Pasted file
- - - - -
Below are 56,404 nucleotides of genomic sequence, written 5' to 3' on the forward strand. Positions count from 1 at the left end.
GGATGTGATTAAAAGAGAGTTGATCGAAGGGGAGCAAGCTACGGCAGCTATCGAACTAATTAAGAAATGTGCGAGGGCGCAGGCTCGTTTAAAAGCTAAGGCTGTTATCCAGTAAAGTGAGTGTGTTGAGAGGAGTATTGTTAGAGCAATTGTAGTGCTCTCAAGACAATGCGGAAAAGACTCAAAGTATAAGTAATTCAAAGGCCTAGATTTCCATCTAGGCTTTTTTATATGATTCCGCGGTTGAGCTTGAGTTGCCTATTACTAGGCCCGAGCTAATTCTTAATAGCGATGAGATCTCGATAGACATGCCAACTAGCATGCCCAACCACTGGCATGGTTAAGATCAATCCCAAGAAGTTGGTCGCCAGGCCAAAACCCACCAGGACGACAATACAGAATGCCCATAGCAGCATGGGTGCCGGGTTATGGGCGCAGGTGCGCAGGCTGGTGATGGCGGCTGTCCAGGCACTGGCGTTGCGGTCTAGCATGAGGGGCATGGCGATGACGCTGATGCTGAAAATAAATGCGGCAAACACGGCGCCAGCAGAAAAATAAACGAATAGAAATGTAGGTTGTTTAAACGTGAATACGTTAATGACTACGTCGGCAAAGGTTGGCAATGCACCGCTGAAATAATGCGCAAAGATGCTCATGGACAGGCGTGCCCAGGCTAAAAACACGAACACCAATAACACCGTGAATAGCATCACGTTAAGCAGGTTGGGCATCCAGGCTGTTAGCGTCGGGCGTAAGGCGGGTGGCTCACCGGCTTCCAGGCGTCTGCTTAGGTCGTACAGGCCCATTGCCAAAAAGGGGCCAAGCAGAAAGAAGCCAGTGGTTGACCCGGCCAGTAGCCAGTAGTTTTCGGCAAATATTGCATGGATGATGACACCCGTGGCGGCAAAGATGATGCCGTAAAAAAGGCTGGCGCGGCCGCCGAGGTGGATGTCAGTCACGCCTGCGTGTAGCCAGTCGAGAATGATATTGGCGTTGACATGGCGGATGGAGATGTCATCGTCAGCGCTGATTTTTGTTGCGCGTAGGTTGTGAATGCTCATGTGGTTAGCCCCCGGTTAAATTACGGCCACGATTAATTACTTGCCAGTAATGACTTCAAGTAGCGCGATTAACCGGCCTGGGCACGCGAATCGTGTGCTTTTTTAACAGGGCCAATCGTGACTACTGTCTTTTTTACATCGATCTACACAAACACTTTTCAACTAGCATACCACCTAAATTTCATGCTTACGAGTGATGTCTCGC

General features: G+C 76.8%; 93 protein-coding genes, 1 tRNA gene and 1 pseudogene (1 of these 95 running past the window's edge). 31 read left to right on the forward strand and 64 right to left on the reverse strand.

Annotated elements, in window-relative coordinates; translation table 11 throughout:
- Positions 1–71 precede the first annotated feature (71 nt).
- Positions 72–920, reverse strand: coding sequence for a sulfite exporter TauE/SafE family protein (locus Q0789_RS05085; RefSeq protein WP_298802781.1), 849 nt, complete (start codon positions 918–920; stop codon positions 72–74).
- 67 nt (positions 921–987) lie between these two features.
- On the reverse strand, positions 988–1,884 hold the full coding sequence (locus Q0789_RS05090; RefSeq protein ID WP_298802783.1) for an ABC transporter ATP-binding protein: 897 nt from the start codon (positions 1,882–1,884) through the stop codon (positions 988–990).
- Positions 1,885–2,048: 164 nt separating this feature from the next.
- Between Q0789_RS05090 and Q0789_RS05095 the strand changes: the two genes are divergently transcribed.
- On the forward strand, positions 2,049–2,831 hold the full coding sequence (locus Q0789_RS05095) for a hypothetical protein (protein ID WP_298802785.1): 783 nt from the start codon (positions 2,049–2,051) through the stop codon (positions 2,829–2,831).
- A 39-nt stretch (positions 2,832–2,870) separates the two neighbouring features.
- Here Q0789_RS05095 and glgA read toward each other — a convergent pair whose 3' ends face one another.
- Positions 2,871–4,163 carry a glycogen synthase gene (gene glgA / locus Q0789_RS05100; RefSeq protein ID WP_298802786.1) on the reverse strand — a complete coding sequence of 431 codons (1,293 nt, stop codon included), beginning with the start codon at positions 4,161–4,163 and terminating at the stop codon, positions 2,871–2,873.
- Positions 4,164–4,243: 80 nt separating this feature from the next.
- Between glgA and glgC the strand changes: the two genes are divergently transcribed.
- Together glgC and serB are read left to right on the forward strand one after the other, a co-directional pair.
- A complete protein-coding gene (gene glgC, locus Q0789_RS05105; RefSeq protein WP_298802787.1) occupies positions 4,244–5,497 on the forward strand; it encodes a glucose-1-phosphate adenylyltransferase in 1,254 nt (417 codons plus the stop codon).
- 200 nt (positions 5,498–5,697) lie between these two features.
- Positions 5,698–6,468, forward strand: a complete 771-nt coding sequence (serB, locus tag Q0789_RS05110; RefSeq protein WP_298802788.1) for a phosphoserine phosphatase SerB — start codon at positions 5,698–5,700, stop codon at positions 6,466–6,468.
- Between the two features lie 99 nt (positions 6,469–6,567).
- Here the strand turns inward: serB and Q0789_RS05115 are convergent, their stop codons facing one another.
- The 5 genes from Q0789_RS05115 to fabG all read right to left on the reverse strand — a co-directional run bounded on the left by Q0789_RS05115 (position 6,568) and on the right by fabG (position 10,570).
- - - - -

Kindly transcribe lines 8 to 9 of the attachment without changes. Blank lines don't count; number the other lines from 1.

- On the reverse strand, positions 988–1,884 hold the full coding sequence (locus Q0789_RS05090; RefSeq protein ID WP_298802783.1) for an ABC transporter ATP-binding protein: 897 nt from the start codon (positions 1,882–1,884) through the stop codon (positions 988–990).
- Positions 1,885–2,048: 164 nt separating this feature from the next.